Is weighing children and teens at school a good idea?
Dr. Robyn Silverman
Massachusetts has jumped on the “free the obese” bandwagon. The ant-obesity plan goes before the Public Health Council next week, and broad support is expected.
The plan requires all major restaurant chains, including fast food restaurants, to prominently post all calorie counts on the menu as part of an anti-obesity campaign put forth by Gov. Deval Patrick. Many people are often shocked by the high number of calories in fast food— especially those that are supposed to be formulated for children.
On top of that, public schools will be required to measure the heights and weights of all first, fourth, seventh, and tenth graders to determine who is and who isn’t overweight.
The findings to the data collected will be sent home to parents with detailed advice on how to eat better, exercise more, and get healthier overall.
The process will go into effect next fall.
“People often really are not aware of what’s sitting on their plate – it’s a big portion, they’re talking to their friends, they have no way of knowing exactly what they’re eating,” said Dr. Caroline Apovian, Boston Medical Center’s Director of the Nutrition and Weight Management Center. “But if the information is sitting right in front of you . . . it’s hard to deny.”
But I have to wonder, will weighing the children and teens bring weight and “weight competition” to the forefront? Are we going to have an eating disorder issue on hand as children begin to share “weight results” just like grades on the last spelling test? Will the attention of the teachers, now shifting to BMI, not just academic performance, color how they view their students (unfortunately, past studies hint that it could)? How will it affect children’s self esteem and teenager body confidence? Yikes. I don’t get a good feeling about this part of the plan.Perhaps you remember the great “weight grade” debate and how it created havoc in the lives of children who thought something was “wrong” with them since they had “failed” on BMI?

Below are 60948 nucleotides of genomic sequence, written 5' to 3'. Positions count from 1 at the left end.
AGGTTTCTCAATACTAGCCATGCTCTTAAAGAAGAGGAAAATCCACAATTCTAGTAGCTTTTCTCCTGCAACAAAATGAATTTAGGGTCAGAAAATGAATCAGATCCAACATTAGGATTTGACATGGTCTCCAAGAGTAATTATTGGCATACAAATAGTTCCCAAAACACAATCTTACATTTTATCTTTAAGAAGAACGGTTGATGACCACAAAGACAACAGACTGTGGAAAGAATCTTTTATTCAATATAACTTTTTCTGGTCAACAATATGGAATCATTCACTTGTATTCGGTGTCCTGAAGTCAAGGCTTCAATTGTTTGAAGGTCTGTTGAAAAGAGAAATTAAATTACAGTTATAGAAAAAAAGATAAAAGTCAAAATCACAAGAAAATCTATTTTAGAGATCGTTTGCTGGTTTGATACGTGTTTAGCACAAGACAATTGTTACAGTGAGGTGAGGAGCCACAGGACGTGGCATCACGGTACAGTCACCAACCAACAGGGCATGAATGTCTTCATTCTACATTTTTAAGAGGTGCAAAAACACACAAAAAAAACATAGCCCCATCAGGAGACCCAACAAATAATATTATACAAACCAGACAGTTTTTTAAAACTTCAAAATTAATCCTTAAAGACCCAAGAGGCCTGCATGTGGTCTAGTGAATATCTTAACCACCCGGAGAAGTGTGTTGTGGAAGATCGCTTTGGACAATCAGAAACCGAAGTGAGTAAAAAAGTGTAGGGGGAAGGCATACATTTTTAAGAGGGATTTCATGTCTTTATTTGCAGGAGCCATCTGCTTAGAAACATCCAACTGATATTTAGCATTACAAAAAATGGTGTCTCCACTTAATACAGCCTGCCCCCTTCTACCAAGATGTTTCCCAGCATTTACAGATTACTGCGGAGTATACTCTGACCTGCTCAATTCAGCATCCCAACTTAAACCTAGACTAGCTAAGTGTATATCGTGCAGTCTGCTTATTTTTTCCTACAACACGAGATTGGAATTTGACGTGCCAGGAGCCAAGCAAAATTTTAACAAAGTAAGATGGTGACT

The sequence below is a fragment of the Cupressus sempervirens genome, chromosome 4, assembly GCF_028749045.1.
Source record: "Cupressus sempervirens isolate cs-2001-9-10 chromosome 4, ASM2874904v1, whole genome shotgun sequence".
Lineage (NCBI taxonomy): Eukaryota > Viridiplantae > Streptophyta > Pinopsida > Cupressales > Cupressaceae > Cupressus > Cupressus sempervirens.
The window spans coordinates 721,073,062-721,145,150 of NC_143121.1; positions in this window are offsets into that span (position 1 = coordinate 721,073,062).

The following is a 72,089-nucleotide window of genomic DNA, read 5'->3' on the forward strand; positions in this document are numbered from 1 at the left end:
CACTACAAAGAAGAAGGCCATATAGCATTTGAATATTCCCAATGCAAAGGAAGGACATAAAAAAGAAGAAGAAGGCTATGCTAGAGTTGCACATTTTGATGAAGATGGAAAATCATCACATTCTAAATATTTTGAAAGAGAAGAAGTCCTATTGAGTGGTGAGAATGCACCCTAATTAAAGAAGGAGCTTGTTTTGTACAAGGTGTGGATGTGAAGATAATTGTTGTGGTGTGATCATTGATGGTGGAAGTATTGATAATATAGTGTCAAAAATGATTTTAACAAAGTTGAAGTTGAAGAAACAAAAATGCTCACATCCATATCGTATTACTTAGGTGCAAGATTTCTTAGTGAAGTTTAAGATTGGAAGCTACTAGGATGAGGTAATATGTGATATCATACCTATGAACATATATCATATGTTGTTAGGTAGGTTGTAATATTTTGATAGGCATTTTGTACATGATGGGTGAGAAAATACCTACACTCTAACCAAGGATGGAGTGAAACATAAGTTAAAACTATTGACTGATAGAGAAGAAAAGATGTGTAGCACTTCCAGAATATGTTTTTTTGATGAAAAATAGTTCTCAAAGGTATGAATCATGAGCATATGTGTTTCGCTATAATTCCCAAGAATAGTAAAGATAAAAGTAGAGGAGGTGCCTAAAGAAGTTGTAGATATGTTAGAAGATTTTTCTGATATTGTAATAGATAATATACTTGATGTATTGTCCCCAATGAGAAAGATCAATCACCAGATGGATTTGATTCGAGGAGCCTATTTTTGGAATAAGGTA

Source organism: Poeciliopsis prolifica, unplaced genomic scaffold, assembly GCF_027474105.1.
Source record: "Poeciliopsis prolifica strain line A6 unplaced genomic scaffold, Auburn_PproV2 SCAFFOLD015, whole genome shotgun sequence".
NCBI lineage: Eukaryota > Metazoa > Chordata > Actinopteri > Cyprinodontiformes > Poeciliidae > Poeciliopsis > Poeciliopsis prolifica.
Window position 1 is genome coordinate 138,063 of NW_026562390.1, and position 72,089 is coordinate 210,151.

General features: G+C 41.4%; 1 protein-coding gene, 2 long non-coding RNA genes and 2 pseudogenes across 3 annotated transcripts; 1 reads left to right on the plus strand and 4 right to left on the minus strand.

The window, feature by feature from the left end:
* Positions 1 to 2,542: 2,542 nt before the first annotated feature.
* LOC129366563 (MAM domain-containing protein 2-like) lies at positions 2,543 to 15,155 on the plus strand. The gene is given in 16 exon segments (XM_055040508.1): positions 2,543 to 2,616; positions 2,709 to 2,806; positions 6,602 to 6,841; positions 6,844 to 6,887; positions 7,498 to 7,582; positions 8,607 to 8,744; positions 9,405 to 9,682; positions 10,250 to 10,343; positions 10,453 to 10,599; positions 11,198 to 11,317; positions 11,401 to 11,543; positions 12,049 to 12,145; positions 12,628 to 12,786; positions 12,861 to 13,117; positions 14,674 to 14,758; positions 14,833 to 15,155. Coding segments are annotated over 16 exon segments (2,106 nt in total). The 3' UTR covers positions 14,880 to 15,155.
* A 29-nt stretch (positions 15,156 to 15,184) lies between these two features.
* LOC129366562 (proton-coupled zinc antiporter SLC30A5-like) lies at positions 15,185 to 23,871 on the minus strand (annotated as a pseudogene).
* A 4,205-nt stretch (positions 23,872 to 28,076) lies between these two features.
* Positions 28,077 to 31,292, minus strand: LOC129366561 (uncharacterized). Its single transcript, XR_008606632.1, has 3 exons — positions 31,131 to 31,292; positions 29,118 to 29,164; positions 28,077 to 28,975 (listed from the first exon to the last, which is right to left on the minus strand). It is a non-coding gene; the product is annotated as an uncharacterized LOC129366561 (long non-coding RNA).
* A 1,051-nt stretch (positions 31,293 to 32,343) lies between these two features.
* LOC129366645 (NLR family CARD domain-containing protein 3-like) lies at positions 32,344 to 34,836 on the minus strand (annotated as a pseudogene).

SO what do you think?
Here is some feedback from readers (Boston Globe)
I have to feel bad for the poor overweight child who has few friends but does get validation from a positive relationship with teachers and other workers n the school. They will now be sending this child negative reports, even if academic and behavior issues are absent. It would be much better to encourage all students to walk more or eat healthy than to stigmatize individual students. –zendall
How about bringing back recess and requiring more time in P.E. class? NCLB has put so much emphasis on test performance that many schools have cut back the amount of time kids are allowed to be active. –Andrea_Q
Calorie counting only gets one so far. Most people know roughly what a food’s count is. Exercise, gym , and, yes, recess are important components in addressing this concern. General activity is too. Banishing Fluffanutter sandwiches may grab headlines, but trivializes this serious issue. –amoreperfectunion
Government weighing your kids?? And you’re okay with that?? Probably citing “costs” to society. Shades of “your body belongs to the state.” Except we are not a socialist state, we stand for individuals to be free to be left alone. When The State weighs you then we have entered into “you will be healthy for the state.” Health as not a private matter but as a duty, punishable by “fine” (e.g. stigmatization, taxation, etc.) Behold the new state religion Health. And you lemmings with no life of your own that you have to stick your nose into other’s nod and say “a good thing.” I wonder if even when they begin calling it Child Abuse to have a heavy child and take your child away to state run camps that you’ll complain then. That’s how deaf and blind and dependent on the state to fix or control your life you’ve become. When the state starts weighing your kid what on earth do you think will happen next????? –nycclash
Give us your take. What do you think?
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